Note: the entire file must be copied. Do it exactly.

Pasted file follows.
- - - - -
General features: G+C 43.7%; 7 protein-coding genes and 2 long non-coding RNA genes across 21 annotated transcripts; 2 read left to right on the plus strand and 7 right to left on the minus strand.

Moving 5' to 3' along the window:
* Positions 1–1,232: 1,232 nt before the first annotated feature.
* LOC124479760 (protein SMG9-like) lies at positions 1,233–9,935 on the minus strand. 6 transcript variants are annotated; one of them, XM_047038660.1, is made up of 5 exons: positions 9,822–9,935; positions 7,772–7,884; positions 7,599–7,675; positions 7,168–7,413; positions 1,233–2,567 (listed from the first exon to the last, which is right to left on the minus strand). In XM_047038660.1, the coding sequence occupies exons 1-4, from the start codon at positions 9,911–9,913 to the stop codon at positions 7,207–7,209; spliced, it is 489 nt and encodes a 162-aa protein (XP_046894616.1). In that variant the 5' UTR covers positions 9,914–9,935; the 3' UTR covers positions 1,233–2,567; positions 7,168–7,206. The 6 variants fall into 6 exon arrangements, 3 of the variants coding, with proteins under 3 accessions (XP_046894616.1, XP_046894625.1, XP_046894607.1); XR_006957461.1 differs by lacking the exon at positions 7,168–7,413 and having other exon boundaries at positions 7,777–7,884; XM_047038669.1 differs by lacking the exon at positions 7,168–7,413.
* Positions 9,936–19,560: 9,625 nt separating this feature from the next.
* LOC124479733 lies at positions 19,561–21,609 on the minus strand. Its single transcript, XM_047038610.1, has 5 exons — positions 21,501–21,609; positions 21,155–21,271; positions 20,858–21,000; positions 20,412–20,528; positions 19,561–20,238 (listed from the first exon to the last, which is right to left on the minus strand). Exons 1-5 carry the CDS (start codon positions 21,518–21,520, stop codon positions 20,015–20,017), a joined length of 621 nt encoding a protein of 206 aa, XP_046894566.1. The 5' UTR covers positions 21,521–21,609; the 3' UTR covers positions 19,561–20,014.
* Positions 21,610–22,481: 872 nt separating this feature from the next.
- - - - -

General features: G+C 43.7%; 7 protein-coding genes and 2 long non-coding RNA genes across 21 annotated transcripts; 2 read left to right on the plus strand and 7 right to left on the minus strand.

Moving 5' to 3' along the window:
* Positions 1–1,232: 1,232 nt before the first annotated feature.
* LOC124479760 (protein SMG9-like) lies at positions 1,233–9,935 on the minus strand. 6 transcript variants are annotated; one of them, XM_047038660.1, is made up of 5 exons: positions 9,822–9,935; positions 7,772–7,884; positions 7,599–7,675; positions 7,168–7,413; positions 1,233–2,567 (listed from the first exon to the last, which is right to left on the minus strand). In XM_047038660.1, the coding sequence occupies exons 1-4, from the start codon at positions 9,911–9,913 to the stop codon at positions 7,207–7,209; spliced, it is 489 nt and encodes a 162-aa protein (XP_046894616.1). In that variant the 5' UTR covers positions 9,914–9,935; the 3' UTR covers positions 1,233–2,567; positions 7,168–7,206. The 6 variants fall into 6 exon arrangements, 3 of the variants coding, with proteins under 3 accessions (XP_046894616.1, XP_046894625.1, XP_046894607.1); XR_006957461.1 differs by lacking the exon at positions 7,168–7,413 and having other exon boundaries at positions 7,777–7,884; XM_047038669.1 differs by lacking the exon at positions 7,168–7,413.
* Positions 9,936–19,560: 9,625 nt separating this feature from the next.
* LOC124479733 lies at positions 19,561–21,609 on the minus strand. Its single transcript, XM_047038610.1, has 5 exons — positions 21,501–21,609; positions 21,155–21,271; positions 20,858–21,000; positions 20,412–20,528; positions 19,561–20,238 (listed from the first exon to the last, which is right to left on the minus strand). Exons 1-5 carry the CDS (start codon positions 21,518–21,520, stop codon positions 20,015–20,017), a joined length of 621 nt encoding a protein of 206 aa, XP_046894566.1. The 5' UTR covers positions 21,521–21,609; the 3' UTR covers positions 19,561–20,014.
* Positions 21,610–22,481: 872 nt separating this feature from the next.